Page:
In Chicago, a major rally organized by Centro Sin Frontreras, a Chicago-based organization dedicated to offering services to Latino immigrants, is causing Jackson Boulevard in downtown Chicago to shut down as we write. Such efforts have kept comprehensive immigration reform from falling to the backburner as issues often do.
“Si, se puede”, yes we can, was heard once again in the streets of downtown as activists and immigrants marched with American flags, posters, and signs, demanding the voices of protesters to be heard.
Meanwhile, there have been active efforts throughout Illinois to keep the momentum strong after May 1. Recent events have included a National Day of Citizenship held on July 1, 2006 at Little Village High School. The event was organized by member organizations of the Illinois Coalition for Immigrant and Refugee Rights (ICIRR) such as the Council on American-Islamic Relations (CAIR-Chicago), Muslim Women’s Resource Center, Southwest Organizing Project, and many other organizations. In addition, a groundbreaking campaign was launched that day.
All eyes have turned to the immigrant community. Everyone wants to know if, after all the rallies and protests, proponents of comprehensive immigration reform will win their agenda. With the elections coming up in November, CAIR-Chicago, ICIRR, SWOP, and fifteen other organizations have spearheaded the New Americans Democracy Project (NADP). The NADP is a project where ICIRR and host organizations work fulltime with a fellow hired full time to register voters and mobilize people to the polls.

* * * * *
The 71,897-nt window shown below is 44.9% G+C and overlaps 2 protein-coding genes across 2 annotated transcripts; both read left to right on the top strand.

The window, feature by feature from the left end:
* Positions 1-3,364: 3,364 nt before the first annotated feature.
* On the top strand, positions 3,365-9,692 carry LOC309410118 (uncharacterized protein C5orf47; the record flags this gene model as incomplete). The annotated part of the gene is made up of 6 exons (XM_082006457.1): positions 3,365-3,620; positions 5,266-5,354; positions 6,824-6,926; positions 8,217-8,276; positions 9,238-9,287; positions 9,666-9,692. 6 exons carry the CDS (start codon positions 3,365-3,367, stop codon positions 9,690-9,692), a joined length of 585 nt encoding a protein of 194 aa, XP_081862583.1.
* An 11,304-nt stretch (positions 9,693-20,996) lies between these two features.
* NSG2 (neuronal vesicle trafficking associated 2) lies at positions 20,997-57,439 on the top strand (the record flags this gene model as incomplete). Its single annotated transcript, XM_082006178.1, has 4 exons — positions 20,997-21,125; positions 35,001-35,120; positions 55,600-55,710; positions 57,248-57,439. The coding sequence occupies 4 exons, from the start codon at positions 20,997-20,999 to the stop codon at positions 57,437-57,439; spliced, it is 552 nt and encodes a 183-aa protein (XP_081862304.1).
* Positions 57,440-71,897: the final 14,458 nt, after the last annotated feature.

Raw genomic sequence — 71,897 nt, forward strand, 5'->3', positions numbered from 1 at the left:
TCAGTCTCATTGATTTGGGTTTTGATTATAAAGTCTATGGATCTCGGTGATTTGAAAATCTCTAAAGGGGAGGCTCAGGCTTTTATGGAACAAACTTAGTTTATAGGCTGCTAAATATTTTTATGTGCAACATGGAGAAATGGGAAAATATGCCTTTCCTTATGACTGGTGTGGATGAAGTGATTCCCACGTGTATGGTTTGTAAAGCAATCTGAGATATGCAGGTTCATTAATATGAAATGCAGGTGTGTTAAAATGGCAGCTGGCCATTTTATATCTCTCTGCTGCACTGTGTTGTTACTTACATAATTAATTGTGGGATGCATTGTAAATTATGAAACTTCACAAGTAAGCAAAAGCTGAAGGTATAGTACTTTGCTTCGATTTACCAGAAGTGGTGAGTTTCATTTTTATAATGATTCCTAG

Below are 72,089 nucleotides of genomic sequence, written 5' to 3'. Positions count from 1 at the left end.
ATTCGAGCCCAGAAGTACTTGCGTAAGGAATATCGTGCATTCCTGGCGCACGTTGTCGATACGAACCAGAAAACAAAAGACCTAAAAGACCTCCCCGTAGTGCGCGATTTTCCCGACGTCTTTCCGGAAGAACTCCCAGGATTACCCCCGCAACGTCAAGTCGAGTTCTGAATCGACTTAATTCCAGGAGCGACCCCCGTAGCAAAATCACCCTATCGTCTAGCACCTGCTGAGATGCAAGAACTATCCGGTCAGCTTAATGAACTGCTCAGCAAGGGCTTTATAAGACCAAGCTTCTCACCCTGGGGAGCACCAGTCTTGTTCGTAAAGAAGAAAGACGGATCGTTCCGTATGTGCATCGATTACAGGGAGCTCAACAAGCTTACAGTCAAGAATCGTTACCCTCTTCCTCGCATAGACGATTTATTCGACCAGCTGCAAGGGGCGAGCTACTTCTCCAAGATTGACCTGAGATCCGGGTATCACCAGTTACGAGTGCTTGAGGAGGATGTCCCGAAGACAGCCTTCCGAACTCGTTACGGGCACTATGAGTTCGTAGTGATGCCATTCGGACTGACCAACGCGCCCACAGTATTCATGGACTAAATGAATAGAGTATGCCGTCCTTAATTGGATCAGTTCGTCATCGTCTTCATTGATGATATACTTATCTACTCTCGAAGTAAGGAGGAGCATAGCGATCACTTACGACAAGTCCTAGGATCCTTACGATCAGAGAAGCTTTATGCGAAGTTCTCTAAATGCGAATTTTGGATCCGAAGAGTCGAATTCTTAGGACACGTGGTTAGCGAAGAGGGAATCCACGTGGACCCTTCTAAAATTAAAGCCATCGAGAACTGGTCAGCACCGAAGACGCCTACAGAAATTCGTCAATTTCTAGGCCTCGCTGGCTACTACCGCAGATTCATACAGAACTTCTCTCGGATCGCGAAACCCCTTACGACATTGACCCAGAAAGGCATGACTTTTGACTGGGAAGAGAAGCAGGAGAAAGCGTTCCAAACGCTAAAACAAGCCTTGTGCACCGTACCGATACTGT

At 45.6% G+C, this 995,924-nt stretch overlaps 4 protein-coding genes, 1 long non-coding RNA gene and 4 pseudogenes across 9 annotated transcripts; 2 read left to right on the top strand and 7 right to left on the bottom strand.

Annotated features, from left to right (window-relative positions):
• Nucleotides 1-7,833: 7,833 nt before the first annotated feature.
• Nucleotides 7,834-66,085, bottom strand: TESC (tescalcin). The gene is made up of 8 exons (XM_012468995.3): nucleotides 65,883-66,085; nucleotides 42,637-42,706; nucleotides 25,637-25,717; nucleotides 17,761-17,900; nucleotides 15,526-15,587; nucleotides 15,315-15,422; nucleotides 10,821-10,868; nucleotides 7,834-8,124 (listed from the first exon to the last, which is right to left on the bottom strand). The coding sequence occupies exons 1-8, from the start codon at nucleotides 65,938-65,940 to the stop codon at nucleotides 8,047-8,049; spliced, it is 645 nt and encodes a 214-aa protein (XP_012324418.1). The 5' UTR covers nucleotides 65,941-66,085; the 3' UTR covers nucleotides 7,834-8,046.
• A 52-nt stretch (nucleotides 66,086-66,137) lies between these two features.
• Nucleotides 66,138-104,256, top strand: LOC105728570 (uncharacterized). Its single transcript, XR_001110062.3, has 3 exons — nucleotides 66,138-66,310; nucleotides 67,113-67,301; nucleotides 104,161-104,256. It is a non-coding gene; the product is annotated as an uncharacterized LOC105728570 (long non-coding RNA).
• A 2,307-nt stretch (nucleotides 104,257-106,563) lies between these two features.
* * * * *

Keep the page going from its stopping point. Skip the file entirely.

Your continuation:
CAIR-Chicago, as a host organization, is working in the third congressional district where fellow Haady Taslim is working to mobilize the American Muslim community in Bridgeview around the issues of comprehensive immigration reform, as well as a unique issue that affects the community there: citizenship delay. "We are at a critical point in American history where the American Muslim community, as well as other immigrant communities, are waking up and realizing their full potential as Americans," said CAIR-Chicago Executive Director Ahmed Rehab. "The right to vote and to participate actively in the political process is a part of what it is to be American and it is our duty, as Americans, to help our communities understand that such privilege comes with certain responsibilities such as advocating for the rights of those who need our help."